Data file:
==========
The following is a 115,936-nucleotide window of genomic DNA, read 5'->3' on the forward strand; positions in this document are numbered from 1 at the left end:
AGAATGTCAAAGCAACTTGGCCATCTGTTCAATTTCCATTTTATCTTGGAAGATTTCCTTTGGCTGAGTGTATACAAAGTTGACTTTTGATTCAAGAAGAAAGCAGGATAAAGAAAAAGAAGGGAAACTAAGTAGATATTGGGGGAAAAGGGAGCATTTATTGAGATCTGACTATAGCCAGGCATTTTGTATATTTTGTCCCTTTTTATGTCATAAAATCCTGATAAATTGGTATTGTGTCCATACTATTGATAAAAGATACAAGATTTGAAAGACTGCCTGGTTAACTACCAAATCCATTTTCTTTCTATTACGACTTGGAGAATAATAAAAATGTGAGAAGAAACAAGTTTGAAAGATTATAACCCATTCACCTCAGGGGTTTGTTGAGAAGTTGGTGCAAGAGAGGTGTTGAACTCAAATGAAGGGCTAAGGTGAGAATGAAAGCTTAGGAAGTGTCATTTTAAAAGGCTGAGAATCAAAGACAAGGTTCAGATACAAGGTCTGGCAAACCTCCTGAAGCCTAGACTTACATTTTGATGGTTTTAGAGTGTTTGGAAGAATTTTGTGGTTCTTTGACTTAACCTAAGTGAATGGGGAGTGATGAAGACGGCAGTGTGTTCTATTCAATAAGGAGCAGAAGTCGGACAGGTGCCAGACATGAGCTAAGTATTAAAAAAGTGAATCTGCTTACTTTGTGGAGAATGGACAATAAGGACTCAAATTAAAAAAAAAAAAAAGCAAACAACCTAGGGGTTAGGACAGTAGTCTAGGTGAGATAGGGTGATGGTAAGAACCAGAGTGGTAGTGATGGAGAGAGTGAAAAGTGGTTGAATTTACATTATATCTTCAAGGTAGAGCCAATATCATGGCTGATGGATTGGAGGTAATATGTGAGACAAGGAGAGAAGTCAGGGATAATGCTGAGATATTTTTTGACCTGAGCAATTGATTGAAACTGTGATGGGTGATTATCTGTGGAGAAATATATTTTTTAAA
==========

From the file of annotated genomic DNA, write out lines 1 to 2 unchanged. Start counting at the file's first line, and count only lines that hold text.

The following is a 115,936-nucleotide window of genomic DNA, read 5'->3' on the forward strand; positions in this document are numbered from 1 at the left end:
AGAATGTCAAAGCAACTTGGCCATCTGTTCAATTTCCATTTTATCTTGGAAGATTTCCTTTGGCTGAGTGTATACAAAGTTGACTTTTGATTCAAGAAGAAAGCAGGATAAAGAAAAAGAAGGGAAACTAAGTAGATATTGGGGGAAAAGGGAGCATTTATTGAGATCTGACTATAGCCAGGCATTTTGTATATTTTGTCCCTTTTTATGTCATAAAATCCTGATAAATTGGTATTGTGTCCATACTATTGATAAAAGATACAAGATTTGAAAGACTGCCTGGTTAACTACCAAATCCATTTTCTTTCTATTACGACTTGGAGAATAATAAAAATGTGAGAAGAAACAAGTTTGAAAGATTATAACCCATTCACCTCAGGGGTTTGTTGAGAAGTTGGTGCAAGAGAGGTGTTGAACTCAAATGAAGGGCTAAGGTGAGAATGAAAGCTTAGGAAGTGTCATTTTAAAAGGCTGAGAATCAAAGACAAGGTTCAGATACAAGGTCTGGCAAACCTCCTGAAGCCTAGACTTACATTTTGATGGTTTTAGAGTGTTTGGAAGAATTTTGTGGTTCTTTGACTTAACCTAAGTGAATGGGGAGTGATGAAGACGGCAGTGTGTTCTATTCAATAAGGAGCAGAAGTCGGACAGGTGCCAGACATGAGCTAAGTATTAAAAAAGTGAATCTGCTTACTTTGTGGAGAATGGACAATAAGGACTCAAATTAAAAAAAAAAAAAAGCAAACAACCTAGGGGTTAGGACAGTAGTCTAGGTGAGATAGGGTGATGGTAAGAACCAGAGTGGTAGTGATGGAGAGAGTGAAAAGTGGTTGAATTTACATTATATCTTCAAGGTAGAGCCAATATCATGGCTGATGGATTGGAGGTAATATGTGAGACAAGGAGAGAAGTCAGGGATAATGCTGAGATATTTTTTGACCTGAGCAATTGATTGAAACTGTGATGGGTGATTATCTGTGGAGAAATATATTTTTTAAA